Miners project $2bn export receipts

HARARE - Zimbabwean miners are expected to contribute about $2 billion to the fiscus generated from export receipts this year on the back of volatile metal prices, the Chamber of Mines has predicted.

The organisation’s president Toi Muganyi said the sector, which has seen an increase in small-scale gold miners, expected the international commodity prices to remain unfavourable except for gold prices which have been steadily firming.

“Our projection is that in gold we should be able to do 24 tonnes, platinum 16 tonnes, nickel 18 tonnes, chrome 220 000 tonnes, coal about 2,6 million tonnes and some two million tonnes in diamond carats.

“We should be able again singularly as a mining industry to be able to contribute close to $2 billion in proceeds from mineral proceeds,” he told delegates at the mining sector outlook meeting in the capital yesterday.

Minerals are the country’s biggest foreign exchange earner, after raking in about $981,4 million by Friday last week claiming 64,3 percent of the country’s national export receipts.

Muganyi, who is also Freda Rebecca gold mine managing director, said despite the depressed international prices, total mining output had increased by about nine percent in the first half.

“Notwithstanding subdued mineral prices, the value of mineral output; excluding diamond, coal and chrome; for the first half of 2016 increased by 8,8 percent to $806 million, from $741 million during the same period in 2015 on the back of strong output performance from  key minerals,” he said.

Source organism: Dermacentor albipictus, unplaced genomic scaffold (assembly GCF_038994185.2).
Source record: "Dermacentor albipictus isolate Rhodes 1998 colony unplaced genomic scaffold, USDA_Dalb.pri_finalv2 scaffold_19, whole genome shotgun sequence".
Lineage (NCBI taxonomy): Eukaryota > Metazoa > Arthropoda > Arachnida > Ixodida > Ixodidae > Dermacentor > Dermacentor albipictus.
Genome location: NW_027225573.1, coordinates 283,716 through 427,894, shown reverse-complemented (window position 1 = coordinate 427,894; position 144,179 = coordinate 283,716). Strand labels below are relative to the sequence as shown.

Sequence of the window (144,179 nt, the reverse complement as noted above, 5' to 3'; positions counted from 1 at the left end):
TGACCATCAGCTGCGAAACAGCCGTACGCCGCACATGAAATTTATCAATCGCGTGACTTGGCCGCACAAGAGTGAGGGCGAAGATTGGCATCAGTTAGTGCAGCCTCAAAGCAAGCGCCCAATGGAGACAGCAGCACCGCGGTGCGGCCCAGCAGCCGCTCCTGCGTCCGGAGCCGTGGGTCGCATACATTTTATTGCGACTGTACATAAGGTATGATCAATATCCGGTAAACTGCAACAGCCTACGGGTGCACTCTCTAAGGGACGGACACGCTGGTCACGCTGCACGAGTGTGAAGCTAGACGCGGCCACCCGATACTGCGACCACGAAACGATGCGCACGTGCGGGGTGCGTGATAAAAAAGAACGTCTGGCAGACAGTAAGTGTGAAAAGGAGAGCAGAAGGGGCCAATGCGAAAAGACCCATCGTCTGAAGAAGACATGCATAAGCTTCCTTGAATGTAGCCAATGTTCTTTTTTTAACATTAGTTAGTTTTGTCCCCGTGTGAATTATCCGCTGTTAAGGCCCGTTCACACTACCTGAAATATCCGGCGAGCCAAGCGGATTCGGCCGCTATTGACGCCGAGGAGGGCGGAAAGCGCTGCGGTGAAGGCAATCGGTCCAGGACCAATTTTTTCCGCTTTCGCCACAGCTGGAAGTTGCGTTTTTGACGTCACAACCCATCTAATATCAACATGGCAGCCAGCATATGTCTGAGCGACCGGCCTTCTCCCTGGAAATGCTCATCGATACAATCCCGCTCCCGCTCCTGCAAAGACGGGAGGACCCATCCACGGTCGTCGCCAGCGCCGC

During the first half, coal output slumped 53 percent to 653 396 tonnes from 1,3 million tonnes prior comparable period as chrome surged 250 percent to 47 913 tonnes from the 13 697 recorded for the same period last year.

Copper output was up 21 percent to 4 782 tonnes from 3 937 tonnes while gold production surged 17 percent from 8 869 tonnes to 10 360 tonnes with nickel also

improving 15 percent to 9 101 tonnes from 7 918 tonnes.

Palladium output also rose 45 percent from 4 417 kg to 6 402 kg while platinum production surged 43 percent to 7 968 kg from 5 561 kg.

The chamber president said with the exception of gold, average prices for all key minerals during the first half of 2016 were lower than the same period in 2015.

“Average gold price for 2016 was $1 219/ounce, compared to $1 206/ounce for the comparable period in 2015, while platinum price at $958/ounce, was 18 percent lower than $1 161/ounce recorded in the same period in 2015,” he said.

Nickel price remained subdued, averaging $8 600/tonne in the first half of 2016, compared to $13 707/tonne in 2015.

However, large-scale gold producers increased output by seven percent to 5 701 kg in 2016, from 5 324 kg in 2015, while deliveries from small-scale producers surged by 31 percent from 2 863 kg to 3 748 kg for the comparable period.

“Of the 10 360 kg produced during the first half of 2016, 55 percent was accounted for by large-scale primary producers, while 36 percent and nine percent came from small-scale and secondary producers, respectively,” Muganyi said.

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